Magic Monday Dispatches No 2: A Few Good Fantasy Worldbuilding Terms

To kick off my Magic Monday Dispatches, I talked a little bit about the definition of magic and offered twenty questions to help you worldbuild.

Today, I want to introduce a few worldbuilding terms I use to help you think more deeply about the magic in your fantasy world.

Ability: In this case, the skills and knowledge a practitioner possesses to perform magic.

Area of Effect: Or range of effect. When a spell is performed, all characters within range will suffer its effects. This is used a lot in fantasy roleplaying games, but it’s also useful if you’re thinking about ways to limit your magic.

Backlash: In this instance, an undesirable result caused by the spell. A type of failure. The spell could have been: the wrong incantation, performed poorly, interfered with, had the wrong components, defended against, etc.

Cost: I’m sure you’ve heard the words “magic must have a price” before. The cost of doing magic implies something that must be spent in order to influence the natural world. Costs can be scalable to complement a spell’s complexity and relay rarity or potency. A spell to summon a pixie might have more common components than one to hail a fairy queen, for example. Typically, the cost of performing magic becomes more complicated when types (or schools) of magic are added. Having necromancy and creation magic in the same setting, for example, might generate directly opposing costs and ritual requirements that include time of day, dried herbs or flowers, crystals, candles, animal/body parts, blood, etc.

When there’s no consequence or cost to using magic, then the scale of effect is harder for the reader to place. In these situations, the magic presents itself as limitless and the only thing stopping practitioners from significantly changing their environment is moral fiber.

Effect: Or consequence. The effect is simply what happens when the spell is performed.

Frequency: How often magic is performed and by whom. The frequency of spells performed can contribute to a backlash or it can stretch the practitioner’s limits.

Limit: A limit can mean 1) the maximum exertion a practitioner can extend for a spell or period of time. 2) the limit of what the magic system can do. Or 3) The number of magic practitioners able to perform magic. Building limits into a magic system is a good idea, but often we see a system holds infinite power but can only be accessed by literate characters or those with the proper blood/parentage. There are other ways to add limits without tapping into a user’s genetic makeup by introducing an element of time. Celestial events, time of day, age of ritual components, etc. are natural limits to performing magic because they are recurring states or access points. These limits force the player to conserve the use of magic until replenished. The mage must find new ingredients. The wizard must wait until the next full moon.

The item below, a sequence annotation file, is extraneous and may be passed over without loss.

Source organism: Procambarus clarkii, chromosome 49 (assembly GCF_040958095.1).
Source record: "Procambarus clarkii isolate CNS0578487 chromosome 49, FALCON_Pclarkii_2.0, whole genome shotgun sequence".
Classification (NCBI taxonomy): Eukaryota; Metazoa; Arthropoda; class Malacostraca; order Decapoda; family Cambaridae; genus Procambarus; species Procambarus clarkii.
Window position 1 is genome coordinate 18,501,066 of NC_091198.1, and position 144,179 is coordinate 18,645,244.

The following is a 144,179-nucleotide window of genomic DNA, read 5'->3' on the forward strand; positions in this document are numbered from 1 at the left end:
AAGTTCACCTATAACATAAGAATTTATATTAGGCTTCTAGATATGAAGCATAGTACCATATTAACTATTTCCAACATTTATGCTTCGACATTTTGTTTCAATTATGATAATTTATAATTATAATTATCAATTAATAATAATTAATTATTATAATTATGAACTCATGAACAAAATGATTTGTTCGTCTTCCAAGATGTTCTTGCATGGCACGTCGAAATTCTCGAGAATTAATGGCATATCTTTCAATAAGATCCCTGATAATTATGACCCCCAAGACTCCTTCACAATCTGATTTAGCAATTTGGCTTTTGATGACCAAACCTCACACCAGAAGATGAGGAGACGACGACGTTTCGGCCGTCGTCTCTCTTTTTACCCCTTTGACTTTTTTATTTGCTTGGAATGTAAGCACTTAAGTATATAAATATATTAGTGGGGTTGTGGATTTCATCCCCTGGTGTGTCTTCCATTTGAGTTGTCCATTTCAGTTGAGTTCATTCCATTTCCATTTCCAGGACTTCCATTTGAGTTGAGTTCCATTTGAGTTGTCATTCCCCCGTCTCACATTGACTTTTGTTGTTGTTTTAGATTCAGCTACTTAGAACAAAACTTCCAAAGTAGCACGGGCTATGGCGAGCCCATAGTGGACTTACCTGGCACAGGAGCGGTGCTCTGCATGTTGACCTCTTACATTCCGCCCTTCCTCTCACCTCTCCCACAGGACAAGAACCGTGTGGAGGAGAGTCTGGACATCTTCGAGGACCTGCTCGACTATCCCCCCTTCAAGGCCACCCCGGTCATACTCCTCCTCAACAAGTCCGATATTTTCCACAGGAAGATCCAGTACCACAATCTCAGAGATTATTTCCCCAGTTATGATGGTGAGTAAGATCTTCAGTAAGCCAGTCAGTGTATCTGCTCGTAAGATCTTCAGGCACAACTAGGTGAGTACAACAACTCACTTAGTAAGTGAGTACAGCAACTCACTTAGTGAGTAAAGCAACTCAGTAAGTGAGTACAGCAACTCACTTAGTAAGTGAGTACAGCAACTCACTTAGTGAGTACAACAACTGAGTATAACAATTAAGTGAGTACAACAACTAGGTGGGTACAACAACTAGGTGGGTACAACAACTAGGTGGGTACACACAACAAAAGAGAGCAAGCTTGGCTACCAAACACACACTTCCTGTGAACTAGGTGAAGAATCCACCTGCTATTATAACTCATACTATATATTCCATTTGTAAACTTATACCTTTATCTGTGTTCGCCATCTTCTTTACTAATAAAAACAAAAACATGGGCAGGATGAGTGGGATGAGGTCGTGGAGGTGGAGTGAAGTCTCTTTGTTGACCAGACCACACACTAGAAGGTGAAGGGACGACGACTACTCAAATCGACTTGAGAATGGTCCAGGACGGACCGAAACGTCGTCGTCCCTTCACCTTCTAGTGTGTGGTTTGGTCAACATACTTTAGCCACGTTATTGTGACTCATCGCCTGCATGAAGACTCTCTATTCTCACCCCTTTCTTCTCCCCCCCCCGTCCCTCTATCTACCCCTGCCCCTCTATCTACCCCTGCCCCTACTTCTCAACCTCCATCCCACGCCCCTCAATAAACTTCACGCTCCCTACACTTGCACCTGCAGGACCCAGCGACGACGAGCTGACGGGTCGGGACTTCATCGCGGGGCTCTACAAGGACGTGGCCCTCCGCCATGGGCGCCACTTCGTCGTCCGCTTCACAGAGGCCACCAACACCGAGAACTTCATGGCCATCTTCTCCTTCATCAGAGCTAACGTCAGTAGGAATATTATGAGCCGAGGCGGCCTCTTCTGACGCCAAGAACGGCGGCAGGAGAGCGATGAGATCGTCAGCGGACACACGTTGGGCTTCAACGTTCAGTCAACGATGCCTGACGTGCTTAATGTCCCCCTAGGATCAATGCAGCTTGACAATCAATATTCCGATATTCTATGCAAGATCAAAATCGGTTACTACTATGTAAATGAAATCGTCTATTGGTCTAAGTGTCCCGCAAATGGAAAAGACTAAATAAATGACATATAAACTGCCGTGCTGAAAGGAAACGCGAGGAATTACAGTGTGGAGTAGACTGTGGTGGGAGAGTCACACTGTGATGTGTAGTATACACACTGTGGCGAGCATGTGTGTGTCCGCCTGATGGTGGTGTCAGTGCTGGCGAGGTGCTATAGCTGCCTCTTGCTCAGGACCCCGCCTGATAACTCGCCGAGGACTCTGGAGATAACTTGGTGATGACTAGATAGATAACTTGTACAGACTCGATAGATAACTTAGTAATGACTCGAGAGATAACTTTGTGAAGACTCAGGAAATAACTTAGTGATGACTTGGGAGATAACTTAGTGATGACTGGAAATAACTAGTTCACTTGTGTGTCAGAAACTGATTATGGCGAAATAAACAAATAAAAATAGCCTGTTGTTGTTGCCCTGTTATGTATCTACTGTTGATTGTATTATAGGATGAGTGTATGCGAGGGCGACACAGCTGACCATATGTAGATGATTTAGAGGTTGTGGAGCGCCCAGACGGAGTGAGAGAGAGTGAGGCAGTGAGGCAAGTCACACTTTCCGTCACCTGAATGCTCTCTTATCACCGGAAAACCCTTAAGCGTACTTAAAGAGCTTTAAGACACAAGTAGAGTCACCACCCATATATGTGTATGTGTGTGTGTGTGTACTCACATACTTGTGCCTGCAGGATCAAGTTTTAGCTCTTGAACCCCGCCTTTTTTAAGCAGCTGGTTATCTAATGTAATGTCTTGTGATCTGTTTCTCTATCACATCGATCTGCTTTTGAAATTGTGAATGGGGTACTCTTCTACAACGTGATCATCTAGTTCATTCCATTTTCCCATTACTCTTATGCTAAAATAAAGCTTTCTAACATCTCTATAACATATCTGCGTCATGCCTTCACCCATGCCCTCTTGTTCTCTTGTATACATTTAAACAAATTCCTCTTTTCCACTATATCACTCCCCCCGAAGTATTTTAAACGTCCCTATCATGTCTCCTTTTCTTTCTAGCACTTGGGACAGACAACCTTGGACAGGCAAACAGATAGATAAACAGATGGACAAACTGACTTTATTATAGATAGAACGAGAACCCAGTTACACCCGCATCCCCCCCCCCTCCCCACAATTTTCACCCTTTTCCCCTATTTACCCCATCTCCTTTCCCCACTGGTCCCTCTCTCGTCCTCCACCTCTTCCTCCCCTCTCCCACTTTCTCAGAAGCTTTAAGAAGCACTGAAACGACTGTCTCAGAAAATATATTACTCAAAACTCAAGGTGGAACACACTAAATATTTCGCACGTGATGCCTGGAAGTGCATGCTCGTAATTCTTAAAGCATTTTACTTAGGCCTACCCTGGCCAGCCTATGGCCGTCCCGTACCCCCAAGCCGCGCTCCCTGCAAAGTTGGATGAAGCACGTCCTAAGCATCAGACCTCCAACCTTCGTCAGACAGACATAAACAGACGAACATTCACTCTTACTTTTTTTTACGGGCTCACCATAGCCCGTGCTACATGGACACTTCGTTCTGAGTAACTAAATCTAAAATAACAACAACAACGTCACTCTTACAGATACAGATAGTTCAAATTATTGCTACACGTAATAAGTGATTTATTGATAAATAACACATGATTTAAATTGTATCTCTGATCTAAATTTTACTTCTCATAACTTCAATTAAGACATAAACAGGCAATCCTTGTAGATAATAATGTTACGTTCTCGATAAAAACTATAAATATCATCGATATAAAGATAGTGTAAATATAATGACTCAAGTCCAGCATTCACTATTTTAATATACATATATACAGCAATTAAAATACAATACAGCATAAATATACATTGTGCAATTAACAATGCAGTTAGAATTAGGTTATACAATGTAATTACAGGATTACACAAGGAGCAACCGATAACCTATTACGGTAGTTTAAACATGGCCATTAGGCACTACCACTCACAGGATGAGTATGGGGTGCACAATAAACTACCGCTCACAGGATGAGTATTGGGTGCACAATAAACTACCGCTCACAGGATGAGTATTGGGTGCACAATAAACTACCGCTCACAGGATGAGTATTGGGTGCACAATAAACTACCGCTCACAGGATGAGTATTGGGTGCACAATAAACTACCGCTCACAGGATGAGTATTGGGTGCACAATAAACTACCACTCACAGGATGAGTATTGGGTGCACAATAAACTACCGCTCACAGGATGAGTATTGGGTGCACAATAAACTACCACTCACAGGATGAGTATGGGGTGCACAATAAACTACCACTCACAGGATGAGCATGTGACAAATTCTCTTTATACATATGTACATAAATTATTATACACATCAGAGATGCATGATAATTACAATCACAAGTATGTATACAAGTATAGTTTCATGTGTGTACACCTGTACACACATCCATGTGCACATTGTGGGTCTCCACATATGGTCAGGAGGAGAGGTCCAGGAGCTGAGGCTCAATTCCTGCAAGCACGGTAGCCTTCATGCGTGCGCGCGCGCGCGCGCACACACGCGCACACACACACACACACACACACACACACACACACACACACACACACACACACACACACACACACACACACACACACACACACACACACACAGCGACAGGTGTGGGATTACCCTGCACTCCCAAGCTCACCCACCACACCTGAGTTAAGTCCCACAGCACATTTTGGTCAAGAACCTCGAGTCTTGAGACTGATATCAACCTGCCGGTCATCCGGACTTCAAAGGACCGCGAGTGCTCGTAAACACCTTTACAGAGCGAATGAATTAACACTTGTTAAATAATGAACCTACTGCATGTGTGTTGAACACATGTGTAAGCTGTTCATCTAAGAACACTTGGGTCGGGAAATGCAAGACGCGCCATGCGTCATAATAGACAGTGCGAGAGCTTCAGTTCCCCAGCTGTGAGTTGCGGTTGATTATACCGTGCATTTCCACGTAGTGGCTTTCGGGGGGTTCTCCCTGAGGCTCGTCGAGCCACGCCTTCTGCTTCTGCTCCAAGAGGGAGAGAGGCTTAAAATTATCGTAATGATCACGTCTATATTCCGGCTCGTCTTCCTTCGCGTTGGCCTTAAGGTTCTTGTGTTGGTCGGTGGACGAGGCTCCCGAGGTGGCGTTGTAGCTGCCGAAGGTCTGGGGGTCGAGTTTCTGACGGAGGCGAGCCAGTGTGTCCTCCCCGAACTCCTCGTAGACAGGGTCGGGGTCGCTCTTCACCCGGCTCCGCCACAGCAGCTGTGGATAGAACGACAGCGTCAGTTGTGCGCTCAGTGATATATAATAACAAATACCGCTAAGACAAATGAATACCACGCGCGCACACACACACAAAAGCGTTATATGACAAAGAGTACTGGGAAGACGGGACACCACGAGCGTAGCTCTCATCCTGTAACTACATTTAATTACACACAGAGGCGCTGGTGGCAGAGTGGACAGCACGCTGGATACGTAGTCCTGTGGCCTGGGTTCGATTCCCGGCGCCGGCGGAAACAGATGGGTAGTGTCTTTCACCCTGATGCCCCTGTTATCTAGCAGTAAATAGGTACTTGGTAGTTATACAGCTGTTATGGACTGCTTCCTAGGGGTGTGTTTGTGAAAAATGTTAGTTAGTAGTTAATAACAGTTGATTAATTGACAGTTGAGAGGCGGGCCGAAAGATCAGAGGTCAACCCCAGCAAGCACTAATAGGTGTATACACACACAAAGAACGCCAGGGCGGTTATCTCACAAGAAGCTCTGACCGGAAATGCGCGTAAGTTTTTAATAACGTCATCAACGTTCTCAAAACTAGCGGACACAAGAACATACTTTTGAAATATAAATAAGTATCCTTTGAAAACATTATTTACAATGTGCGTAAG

Magic System: Also known as a “school” of magic. A set of magical spells and rituals around a common theme. Fire, Water, Air, Earth, Solar, Lunar, Birth, Death, etc. Most magic systems that possess schools have more than one.

Scale of Effect: Or, magical potency. The scale of effect typically shows how powerful the practitioner (or their spell/components) is. A magician who can summon a thunderstorm steamrolls any character who can only conjure a glass of water. The reason why magic often has an associated price (or cost) is to limit its usage which reduces the frequency of magical effect.

Source: Magic can be found in sunlight, moonlight, earth, fire, water, air, metal, blood, words, etc. The scale of effect, limit, and cost can naturally stem from any of these, because the sources themselves aren’t limitless. Daylight doesn’t shine for twenty-four hours; a cloudy sky could spell disaster. The source of magic can be renewable (sunlight) or finite (crystal).



Monica Valentinelli is a writer, editor, and game developer. Her portfolio includes stories, games, comics, essays, and pop culture books.

In addition to her own worlds, she has worked on a number of different properties including Firefly, Vampire: the Masquerade, Shadowrun, Hunter: the Vigil, Brandon Sanderson’s Mistborn, and Robert E. Howard’s Conan.

Looking for Monica’s books and games that are still in print? Visit Monica Valentinelli on Amazon’s Author Central or a bookstore and game store near you.

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